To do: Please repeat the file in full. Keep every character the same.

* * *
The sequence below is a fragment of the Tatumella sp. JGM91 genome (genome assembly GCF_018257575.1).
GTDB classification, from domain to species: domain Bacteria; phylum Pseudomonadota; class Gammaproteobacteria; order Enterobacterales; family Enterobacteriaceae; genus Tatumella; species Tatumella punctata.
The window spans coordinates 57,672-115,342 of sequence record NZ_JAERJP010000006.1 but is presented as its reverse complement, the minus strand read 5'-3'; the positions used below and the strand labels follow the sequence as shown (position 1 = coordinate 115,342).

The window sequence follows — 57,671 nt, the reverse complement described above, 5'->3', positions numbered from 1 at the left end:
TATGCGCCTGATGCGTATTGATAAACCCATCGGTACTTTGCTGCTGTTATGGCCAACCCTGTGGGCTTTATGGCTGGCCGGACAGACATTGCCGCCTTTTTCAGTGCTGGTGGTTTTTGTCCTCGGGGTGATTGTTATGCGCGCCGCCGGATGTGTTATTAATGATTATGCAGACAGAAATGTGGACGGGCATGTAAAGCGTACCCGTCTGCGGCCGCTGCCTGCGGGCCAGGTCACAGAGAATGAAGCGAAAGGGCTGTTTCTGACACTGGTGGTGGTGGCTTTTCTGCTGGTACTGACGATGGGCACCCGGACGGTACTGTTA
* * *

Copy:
The sequence below is a fragment of the Tatumella sp. JGM91 genome (genome assembly GCF_018257575.1).
GTDB classification, from domain to species: domain Bacteria; phylum Pseudomonadota; class Gammaproteobacteria; order Enterobacterales; family Enterobacteriaceae; genus Tatumella; species Tatumella punctata.
The window spans coordinates 57,672-115,342 of sequence record NZ_JAERJP010000006.1 but is presented as its reverse complement, the minus strand read 5'-3'; the positions used below and the strand labels follow the sequence as shown (position 1 = coordinate 115,342).

The window sequence follows — 57,671 nt, the reverse complement described above, 5'->3', positions numbered from 1 at the left end:
TATGCGCCTGATGCGTATTGATAAACCCATCGGTACTTTGCTGCTGTTATGGCCAACCCTGTGGGCTTTATGGCTGGCCGGACAGACATTGCCGCCTTTTTCAGTGCTGGTGGTTTTTGTCCTCGGGGTGATTGTTATGCGCGCCGCCGGATGTGTTATTAATGATTATGCAGACAGAAATGTGGACGGGCATGTAAAGCGTACCCGTCTGCGGCCGCTGCCTGCGGGCCAGGTCACAGAGAATGAAGCGAAAGGGCTGTTTCTGACACTGGTGGTGGTGGCTTTTCTGCTGGTACTGACGATGGGCACCCGGACGGTACTGTTA